Australian Pale Ales

Discussion in 'General Brewing Discussions' started by CausticWolf, Sep 14, 2020.

  1. CausticWolf

    CausticWolf Member

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    So according to the BJCP guidelines, this category doesn't even exist, which completely blew my mind. If you ever come to Aussie Land, you'll learn very quickly that Australia LIVES by the Pale Ale, and you'll find a good Pale Ale Brew anywhere you go for the most part.

    So I'm having a competition with a couple mates of mine for charity to help veterans, any suggestions as to what to put into this beauty? So far this is my recipe

    Pale 2-Row 70%
    Bestmalz Pilzen 30%

    23 g Saaz Leaf/Whole 3.5 Boil at 100 °C 60 min 9.46 16.1%
    20 g Galaxy Pellet 14.25 Boil at 100 °C 20 min 22.31 14%
    20 g Saaz Pellet 3.5 Boil 15 min 4.49 14%
    20 g Galaxy Pellet 14.25 Boil at 100 °C 5 min 7.34 14%
    20 g Saaz Pellet 3.5 Boil at 100 °C 1 min 0.39 14%
    40 g Saaz Pellet 3.5 Dry Hop Day 3 at 18C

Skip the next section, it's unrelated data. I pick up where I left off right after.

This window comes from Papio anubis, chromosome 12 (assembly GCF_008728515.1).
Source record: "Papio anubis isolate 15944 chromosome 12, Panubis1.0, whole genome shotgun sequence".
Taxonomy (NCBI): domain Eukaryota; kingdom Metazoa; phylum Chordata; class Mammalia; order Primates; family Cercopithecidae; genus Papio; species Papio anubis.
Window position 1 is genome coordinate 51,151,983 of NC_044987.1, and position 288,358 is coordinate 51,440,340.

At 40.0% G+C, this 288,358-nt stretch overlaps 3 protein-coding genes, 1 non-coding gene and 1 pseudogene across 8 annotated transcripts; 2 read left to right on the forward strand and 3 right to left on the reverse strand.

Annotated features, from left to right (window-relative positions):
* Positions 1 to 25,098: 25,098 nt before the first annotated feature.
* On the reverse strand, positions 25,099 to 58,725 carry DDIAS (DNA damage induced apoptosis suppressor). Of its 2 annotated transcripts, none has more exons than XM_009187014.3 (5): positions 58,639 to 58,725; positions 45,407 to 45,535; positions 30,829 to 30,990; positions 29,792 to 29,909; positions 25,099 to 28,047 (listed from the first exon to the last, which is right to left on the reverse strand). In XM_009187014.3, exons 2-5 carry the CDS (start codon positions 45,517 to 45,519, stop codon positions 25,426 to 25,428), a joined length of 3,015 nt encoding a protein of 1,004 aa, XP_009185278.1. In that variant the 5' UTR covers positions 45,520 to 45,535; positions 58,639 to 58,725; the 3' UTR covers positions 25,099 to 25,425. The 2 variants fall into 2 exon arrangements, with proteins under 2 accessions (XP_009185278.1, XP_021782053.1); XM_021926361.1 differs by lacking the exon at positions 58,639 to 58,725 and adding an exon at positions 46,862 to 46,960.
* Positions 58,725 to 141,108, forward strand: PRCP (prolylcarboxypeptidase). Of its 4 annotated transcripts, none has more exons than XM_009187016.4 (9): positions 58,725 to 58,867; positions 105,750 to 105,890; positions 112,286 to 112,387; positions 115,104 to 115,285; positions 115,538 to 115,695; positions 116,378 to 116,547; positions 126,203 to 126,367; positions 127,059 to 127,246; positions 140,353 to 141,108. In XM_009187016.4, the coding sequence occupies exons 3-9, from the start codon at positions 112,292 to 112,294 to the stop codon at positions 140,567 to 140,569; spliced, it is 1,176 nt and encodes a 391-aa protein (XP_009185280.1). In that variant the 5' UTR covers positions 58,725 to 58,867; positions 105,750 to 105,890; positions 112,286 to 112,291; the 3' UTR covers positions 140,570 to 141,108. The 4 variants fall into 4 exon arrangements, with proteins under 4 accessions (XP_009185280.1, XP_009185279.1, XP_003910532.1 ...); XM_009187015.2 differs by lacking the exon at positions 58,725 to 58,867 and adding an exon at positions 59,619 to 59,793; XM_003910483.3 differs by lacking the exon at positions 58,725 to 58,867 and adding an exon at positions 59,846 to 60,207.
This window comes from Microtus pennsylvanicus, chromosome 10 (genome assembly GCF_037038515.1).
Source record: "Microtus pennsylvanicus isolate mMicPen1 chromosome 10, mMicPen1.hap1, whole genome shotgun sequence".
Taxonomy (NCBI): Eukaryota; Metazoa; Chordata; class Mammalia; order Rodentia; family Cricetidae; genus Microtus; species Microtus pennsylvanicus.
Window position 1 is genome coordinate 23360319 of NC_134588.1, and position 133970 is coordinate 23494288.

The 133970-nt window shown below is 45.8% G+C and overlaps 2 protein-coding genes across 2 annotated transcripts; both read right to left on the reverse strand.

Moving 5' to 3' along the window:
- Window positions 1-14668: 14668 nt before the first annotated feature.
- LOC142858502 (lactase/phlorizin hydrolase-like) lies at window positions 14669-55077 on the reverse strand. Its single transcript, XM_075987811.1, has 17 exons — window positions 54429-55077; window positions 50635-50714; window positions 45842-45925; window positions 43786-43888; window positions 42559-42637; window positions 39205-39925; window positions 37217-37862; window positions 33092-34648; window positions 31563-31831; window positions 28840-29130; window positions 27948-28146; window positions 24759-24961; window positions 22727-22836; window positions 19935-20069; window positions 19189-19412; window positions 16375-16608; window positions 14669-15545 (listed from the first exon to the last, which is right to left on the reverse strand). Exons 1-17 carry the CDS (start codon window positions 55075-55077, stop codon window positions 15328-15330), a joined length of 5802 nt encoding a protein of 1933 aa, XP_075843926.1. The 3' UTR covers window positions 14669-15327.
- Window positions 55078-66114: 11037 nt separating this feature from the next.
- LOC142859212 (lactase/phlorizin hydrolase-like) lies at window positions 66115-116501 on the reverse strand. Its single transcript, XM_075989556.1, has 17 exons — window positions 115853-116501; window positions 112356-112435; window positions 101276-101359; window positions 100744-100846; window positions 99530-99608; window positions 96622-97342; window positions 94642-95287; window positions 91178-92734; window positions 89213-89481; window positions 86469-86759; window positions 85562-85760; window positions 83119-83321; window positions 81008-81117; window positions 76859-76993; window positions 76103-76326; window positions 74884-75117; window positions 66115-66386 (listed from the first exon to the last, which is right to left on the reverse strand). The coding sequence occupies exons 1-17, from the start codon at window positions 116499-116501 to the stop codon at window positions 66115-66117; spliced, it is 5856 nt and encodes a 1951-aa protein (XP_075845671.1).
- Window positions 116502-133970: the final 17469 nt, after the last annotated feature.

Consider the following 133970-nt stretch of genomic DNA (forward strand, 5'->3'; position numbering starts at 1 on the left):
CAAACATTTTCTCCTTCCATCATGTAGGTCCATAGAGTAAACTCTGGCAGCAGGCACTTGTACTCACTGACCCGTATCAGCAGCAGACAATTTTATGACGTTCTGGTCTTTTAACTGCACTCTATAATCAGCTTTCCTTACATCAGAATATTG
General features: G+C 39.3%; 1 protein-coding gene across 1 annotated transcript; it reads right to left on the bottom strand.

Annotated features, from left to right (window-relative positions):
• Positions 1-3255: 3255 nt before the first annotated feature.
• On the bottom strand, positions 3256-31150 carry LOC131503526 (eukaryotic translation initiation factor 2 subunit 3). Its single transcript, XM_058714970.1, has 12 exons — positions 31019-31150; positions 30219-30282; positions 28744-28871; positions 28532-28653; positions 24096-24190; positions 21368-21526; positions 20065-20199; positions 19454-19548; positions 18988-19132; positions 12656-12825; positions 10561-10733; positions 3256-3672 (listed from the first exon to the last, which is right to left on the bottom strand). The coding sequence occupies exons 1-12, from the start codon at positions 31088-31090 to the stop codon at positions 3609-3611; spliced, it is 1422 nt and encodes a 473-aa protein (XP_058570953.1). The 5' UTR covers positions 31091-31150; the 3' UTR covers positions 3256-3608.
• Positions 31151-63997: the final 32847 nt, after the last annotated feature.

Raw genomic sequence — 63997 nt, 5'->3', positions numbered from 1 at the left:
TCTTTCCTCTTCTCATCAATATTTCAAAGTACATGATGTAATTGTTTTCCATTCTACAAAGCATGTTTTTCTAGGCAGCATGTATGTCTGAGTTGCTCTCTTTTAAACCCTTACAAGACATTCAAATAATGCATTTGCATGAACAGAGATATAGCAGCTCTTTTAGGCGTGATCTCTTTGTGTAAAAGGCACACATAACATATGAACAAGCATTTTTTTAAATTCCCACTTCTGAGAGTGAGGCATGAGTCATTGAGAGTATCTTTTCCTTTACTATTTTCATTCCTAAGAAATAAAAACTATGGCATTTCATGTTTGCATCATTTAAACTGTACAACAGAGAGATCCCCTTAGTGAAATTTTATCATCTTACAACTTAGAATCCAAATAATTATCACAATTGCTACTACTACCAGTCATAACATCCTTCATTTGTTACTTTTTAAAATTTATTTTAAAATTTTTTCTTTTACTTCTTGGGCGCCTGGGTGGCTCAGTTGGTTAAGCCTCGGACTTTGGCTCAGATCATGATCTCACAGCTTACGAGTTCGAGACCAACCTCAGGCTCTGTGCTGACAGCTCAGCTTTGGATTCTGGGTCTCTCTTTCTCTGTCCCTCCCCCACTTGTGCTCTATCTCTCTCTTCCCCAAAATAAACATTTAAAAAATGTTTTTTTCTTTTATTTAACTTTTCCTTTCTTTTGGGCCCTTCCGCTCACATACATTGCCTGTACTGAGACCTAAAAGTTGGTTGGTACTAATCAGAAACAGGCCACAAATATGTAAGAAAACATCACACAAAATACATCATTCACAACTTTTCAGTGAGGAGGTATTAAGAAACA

Yeast, Safale US-05

    Let me know what you think!

    Thanks!
     
  2. Bubba Wade

    Bubba Wade Well-Known Member

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    I would be inclined to include a small amount of Crystal 30 or 60, just to add a depth of color and maybe a very slight sweetness. Probably 2-4% of the total grain bill, depending on the grain color.

    Looks like it will be a good recipe. It looks like you'll be around 45 IBU. What is your planned OG?
     
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  3. J A

    J A Well-Known Member

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    What do you think are the differences in the Aussie Pale and the APA? If you recipe is any indicator, it would be more like a hoppy blonde.